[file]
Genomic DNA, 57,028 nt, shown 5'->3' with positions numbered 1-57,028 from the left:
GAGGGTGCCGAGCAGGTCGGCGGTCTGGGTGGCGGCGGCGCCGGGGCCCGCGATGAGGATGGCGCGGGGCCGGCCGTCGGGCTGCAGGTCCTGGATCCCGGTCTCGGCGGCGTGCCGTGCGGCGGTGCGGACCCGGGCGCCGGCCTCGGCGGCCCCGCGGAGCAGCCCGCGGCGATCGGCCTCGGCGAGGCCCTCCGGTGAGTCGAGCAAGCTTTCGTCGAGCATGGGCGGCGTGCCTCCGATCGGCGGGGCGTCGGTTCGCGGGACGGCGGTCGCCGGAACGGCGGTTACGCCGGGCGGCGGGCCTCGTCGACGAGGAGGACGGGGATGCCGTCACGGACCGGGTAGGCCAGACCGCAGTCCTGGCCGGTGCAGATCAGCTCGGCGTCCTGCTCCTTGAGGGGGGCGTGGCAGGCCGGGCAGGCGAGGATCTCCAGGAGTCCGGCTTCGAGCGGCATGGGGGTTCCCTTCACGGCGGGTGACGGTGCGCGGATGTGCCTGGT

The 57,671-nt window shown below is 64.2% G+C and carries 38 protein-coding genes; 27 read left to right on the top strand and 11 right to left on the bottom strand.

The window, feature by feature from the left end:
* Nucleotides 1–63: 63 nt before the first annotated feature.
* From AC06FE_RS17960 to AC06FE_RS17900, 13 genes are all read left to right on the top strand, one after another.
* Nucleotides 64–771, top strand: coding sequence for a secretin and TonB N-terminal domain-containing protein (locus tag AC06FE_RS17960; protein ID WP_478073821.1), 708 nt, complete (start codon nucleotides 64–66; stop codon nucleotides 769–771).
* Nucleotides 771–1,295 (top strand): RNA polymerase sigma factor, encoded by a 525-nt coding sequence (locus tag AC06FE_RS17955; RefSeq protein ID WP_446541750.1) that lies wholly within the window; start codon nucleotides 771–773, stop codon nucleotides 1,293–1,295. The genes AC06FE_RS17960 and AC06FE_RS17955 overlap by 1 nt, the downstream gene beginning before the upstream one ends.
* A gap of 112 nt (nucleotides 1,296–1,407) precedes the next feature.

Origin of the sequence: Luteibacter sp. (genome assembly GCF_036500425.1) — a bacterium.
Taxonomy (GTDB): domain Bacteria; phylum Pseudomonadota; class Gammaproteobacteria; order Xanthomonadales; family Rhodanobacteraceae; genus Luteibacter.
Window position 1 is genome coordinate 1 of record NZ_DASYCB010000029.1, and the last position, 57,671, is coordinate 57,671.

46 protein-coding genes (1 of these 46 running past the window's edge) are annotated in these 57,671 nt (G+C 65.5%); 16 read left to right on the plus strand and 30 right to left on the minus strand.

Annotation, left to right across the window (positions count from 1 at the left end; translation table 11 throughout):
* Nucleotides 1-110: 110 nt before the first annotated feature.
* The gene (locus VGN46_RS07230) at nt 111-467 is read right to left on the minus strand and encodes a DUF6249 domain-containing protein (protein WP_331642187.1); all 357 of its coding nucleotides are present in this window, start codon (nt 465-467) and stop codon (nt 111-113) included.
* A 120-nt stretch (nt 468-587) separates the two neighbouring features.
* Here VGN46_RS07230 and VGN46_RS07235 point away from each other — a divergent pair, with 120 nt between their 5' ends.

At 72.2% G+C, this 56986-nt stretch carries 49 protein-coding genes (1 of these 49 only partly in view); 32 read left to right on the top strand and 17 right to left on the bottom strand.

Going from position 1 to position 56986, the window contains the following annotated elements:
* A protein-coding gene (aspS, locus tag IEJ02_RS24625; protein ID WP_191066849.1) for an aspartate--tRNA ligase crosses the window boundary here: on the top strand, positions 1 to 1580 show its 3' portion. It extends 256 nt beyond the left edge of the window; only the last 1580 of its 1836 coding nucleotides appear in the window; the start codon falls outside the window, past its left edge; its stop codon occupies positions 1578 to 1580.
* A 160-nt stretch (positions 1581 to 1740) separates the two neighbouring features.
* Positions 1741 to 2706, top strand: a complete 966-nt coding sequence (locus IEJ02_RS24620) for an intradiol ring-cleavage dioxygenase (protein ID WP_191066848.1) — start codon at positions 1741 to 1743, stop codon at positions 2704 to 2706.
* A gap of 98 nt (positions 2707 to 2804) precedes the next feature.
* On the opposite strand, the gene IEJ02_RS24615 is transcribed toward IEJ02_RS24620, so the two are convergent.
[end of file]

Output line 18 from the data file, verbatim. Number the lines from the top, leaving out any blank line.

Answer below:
* Here VGN46_RS07230 and VGN46_RS07235 point away from each other — a divergent pair, with 120 nt between their 5' ends.